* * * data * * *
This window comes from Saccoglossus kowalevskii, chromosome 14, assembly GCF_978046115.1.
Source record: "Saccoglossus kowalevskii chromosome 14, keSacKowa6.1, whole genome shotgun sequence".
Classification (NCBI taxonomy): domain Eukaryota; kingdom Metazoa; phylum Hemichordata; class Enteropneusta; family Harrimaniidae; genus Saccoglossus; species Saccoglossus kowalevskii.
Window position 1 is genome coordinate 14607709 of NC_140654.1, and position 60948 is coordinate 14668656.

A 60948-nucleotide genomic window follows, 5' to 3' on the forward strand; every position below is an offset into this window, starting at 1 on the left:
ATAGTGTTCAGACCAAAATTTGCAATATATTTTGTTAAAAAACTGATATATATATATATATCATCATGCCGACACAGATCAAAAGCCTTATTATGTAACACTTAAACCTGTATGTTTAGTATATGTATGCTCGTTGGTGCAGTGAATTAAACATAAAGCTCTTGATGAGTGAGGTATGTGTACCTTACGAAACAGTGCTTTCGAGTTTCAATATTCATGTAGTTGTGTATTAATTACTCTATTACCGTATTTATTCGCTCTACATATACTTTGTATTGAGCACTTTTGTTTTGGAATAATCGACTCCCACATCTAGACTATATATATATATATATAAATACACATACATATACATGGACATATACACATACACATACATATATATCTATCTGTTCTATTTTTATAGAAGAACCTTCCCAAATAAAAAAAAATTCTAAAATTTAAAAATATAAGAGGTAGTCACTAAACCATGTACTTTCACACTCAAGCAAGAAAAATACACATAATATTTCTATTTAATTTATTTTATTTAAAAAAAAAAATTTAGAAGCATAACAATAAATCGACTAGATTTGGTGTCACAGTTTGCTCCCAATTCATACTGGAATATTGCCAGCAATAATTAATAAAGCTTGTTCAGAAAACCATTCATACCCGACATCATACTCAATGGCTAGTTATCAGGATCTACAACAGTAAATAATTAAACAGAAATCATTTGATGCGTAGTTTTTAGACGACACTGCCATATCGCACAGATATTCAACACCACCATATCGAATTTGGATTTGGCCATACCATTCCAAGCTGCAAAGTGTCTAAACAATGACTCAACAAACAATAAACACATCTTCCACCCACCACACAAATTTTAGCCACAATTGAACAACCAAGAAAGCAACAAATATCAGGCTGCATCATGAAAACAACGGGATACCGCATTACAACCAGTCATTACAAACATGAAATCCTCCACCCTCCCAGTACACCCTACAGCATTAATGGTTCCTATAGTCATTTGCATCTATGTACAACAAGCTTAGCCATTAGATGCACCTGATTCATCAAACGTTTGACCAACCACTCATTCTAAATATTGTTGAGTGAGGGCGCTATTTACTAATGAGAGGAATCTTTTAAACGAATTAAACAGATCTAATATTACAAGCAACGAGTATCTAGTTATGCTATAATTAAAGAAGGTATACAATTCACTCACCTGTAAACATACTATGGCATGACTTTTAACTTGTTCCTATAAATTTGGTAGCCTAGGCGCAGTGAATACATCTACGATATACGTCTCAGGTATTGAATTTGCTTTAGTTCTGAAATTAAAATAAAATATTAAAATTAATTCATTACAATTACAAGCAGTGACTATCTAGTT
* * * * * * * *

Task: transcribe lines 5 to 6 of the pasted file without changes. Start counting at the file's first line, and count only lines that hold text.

A 60948-nucleotide genomic window follows, 5' to 3' on the forward strand; every position below is an offset into this window, starting at 1 on the left:
ATAGTGTTCAGACCAAAATTTGCAATATATTTTGTTAAAAAACTGATATATATATATATATCATCATGCCGACACAGATCAAAAGCCTTATTATGTAACACTTAAACCTGTATGTTTAGTATATGTATGCTCGTTGGTGCAGTGAATTAAACATAAAGCTCTTGATGAGTGAGGTATGTGTACCTTACGAAACAGTGCTTTCGAGTTTCAATATTCATGTAGTTGTGTATTAATTACTCTATTACCGTATTTATTCGCTCTACATATACTTTGTATTGAGCACTTTTGTTTTGGAATAATCGACTCCCACATCTAGACTATATATATATATATATAAATACACATACATATACATGGACATATACACATACACATACATATATATCTATCTGTTCTATTTTTATAGAAGAACCTTCCCAAATAAAAAAAAATTCTAAAATTTAAAAATATAAGAGGTAGTCACTAAACCATGTACTTTCACACTCAAGCAAGAAAAATACACATAATATTTCTATTTAATTTATTTTATTTAAAAAAAAAAATTTAGAAGCATAACAATAAATCGACTAGATTTGGTGTCACAGTTTGCTCCCAATTCATACTGGAATATTGCCAGCAATAATTAATAAAGCTTGTTCAGAAAACCATTCATACCCGACATCATACTCAATGGCTAGTTATCAGGATCTACAACAGTAAATAATTAAACAGAAATCATTTGATGCGTAGTTTTTAGACGACACTGCCATATCGCACAGATATTCAACACCACCATATCGAATTTGGATTTGGCCATACCATTCCAAGCTGCAAAGTGTCTAAACAATGACTCAACAAACAATAAACACATCTTCCACCCACCACACAAATTTTAGCCACAATTGAACAACCAAGAAAGCAACAAATATCAGGCTGCATCATGAAAACAACGGGATACCGCATTACAACCAGTCATTACAAACATGAAATCCTCCACCCTCCCAGTACACCCTACAGCATTAATGGTTCCTATAGTCATTTGCATCTATGTACAACAAGCTTAGCCATTAGATGCACCTGATTCATCAAACGTTTGACCAACCACTCATTCTAAATATTGTTGAGTGAGGGCGCTATTTACTAATGAGAGGAATCTTTTAAACGAATTAAACAGATCTAATATTACAAGCAACGAGTATCTAGTTATGCTATAATTAAAGAAGGTATACAATTCACTCACCTGTAAACATACTATGGCATGACTTTTAACTTGTTCCTATAAATTTGGTAGCCTAGGCGCAGTGAATACATCTACGATATACGTCTCAGGTATTGAATTTGCTTTAGTTCTGAAATTAAAATAAAATATTAAAATTAATTCATTACAATTACAAGCAGTGACTATCTAGTT